Finnish Geriatric Intervention Study to Prevent Cognitive Impairment and Disability Shows Mental Improvement

Finnish Geriatric Intervention Study to Prevent Cognitive Impairment and Disability Shows Mental Improvement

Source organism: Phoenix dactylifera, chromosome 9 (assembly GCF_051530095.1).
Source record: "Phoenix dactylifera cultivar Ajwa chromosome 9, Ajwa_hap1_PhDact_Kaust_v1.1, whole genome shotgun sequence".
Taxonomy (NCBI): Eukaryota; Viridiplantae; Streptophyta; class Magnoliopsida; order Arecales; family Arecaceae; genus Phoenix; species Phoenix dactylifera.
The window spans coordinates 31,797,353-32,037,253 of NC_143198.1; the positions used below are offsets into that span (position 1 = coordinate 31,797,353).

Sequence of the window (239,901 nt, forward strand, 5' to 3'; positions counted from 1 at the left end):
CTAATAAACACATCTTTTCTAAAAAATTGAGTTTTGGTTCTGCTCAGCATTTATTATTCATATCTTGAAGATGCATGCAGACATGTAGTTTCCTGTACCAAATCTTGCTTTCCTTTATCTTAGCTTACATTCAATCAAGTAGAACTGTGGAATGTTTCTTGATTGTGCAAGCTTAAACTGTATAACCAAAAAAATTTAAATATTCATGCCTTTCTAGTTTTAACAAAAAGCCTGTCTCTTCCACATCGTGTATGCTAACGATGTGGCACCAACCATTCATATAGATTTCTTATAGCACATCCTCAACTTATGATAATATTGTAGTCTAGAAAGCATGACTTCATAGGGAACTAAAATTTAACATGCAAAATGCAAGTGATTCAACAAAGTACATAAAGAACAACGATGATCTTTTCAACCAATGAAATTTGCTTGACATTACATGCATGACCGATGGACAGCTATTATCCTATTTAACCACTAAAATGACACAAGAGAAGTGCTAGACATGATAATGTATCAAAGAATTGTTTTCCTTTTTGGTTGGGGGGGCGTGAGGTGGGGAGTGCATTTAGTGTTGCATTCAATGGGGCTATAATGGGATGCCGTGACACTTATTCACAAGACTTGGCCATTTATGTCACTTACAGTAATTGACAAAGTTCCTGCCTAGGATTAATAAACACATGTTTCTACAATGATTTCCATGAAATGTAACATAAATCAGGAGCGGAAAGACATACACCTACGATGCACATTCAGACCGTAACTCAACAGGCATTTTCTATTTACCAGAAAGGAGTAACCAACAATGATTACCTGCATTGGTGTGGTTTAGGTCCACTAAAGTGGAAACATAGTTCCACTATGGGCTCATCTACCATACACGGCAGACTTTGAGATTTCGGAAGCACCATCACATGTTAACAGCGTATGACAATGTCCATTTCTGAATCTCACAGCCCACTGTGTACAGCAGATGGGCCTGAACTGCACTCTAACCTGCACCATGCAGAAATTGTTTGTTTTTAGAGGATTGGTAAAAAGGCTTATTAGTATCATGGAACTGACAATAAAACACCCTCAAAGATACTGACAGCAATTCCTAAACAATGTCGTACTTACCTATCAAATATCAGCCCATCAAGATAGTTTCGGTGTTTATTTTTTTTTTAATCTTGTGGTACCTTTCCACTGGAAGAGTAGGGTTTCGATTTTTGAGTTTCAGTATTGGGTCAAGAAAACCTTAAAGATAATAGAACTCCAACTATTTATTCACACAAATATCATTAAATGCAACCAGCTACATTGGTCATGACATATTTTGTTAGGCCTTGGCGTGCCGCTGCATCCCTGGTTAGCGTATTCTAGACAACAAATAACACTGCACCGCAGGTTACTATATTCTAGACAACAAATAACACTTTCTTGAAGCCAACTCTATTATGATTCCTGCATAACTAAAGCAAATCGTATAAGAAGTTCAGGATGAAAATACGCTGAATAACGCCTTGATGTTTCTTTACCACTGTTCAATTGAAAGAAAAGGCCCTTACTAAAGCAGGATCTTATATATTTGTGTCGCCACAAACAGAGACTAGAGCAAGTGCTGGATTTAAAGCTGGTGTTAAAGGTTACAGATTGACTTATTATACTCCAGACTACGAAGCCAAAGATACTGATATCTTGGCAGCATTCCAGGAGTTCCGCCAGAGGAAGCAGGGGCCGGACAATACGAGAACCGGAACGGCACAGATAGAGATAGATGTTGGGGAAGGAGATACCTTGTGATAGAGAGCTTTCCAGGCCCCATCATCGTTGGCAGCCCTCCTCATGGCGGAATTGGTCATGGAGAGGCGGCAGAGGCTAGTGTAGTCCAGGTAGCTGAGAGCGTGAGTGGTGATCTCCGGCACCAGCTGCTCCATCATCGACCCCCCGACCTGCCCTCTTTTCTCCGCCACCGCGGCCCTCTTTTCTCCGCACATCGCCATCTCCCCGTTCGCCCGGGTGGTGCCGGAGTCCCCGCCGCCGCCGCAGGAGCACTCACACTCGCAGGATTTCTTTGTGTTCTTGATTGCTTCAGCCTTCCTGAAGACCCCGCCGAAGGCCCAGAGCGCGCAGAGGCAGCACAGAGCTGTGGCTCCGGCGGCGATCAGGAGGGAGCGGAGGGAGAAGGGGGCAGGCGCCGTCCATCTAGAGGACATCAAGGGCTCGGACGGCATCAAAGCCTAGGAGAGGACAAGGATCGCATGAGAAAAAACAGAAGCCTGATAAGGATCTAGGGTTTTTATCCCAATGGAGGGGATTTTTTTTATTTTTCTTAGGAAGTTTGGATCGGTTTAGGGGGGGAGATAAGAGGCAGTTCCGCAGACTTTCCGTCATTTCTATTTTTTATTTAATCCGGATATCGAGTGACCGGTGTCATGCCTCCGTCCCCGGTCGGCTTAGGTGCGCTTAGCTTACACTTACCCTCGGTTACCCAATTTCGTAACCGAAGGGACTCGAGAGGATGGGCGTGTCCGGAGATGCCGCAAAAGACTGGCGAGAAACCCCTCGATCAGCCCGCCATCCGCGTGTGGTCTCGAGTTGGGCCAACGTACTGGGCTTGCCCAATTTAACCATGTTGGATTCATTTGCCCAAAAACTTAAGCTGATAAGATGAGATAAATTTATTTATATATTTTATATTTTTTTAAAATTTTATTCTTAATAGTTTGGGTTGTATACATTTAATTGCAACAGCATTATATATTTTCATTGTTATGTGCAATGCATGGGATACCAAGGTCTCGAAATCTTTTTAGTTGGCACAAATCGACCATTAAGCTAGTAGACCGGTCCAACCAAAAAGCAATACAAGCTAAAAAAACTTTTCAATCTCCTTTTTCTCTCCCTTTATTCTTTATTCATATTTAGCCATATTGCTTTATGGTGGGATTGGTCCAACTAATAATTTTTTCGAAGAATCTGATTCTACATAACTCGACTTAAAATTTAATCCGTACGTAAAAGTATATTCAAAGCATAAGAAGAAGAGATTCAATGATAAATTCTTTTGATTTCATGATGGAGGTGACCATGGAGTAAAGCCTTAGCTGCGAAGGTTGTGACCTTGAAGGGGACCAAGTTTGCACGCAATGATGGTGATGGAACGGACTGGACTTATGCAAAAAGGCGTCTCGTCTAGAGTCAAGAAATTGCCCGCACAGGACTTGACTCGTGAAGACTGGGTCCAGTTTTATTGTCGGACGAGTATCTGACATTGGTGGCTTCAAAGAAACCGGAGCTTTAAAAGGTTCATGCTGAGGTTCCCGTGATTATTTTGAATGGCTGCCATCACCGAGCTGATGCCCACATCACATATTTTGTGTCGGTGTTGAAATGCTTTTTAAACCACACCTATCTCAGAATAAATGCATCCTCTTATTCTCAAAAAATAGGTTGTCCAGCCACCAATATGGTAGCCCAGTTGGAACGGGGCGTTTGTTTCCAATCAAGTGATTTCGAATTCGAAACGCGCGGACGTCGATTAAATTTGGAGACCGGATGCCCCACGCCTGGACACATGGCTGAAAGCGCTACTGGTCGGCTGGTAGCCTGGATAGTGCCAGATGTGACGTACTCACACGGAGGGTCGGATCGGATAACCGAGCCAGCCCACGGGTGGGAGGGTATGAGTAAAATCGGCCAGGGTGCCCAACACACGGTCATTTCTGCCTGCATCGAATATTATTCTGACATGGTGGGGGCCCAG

shutterstock_201128618Results from the first ever randomized controlled trial of its kind shows that providing older people at risk of dementia with healthy eating assistance, brain training, exercise, and management of metabolic and vascular risk factors slows down cognitive decline. The study, entitled the Finnish Geriatric Intervention Study to Prevent Cognitive Impairment and Disability (FINGER) was recently published in journal The Lancet. The research team led by Professor Miia Kivipelto from the Karolinska Institutet in Stockholm, Sweden, National Institute for Health and Welfare in Helsinki, and University of Eastern Finland examined the  comprehensive FINGER program's effects on brain function. The program is designed to address the most relevant risk factors for age-related dementia, including heart health and high body-mass index. A total of 1,260 Finnish people at risk of dementia aged between 60 and 77 years took part in the study. Of these, half were randomly assigned to an intervention group, and the other to a control group that only received health advice. Participants in the intervention group had to participate in meetings over a period of two years with health professionals, and were given comprehensive advice on how to maintain a healthy diet, a comprehensive exercise program
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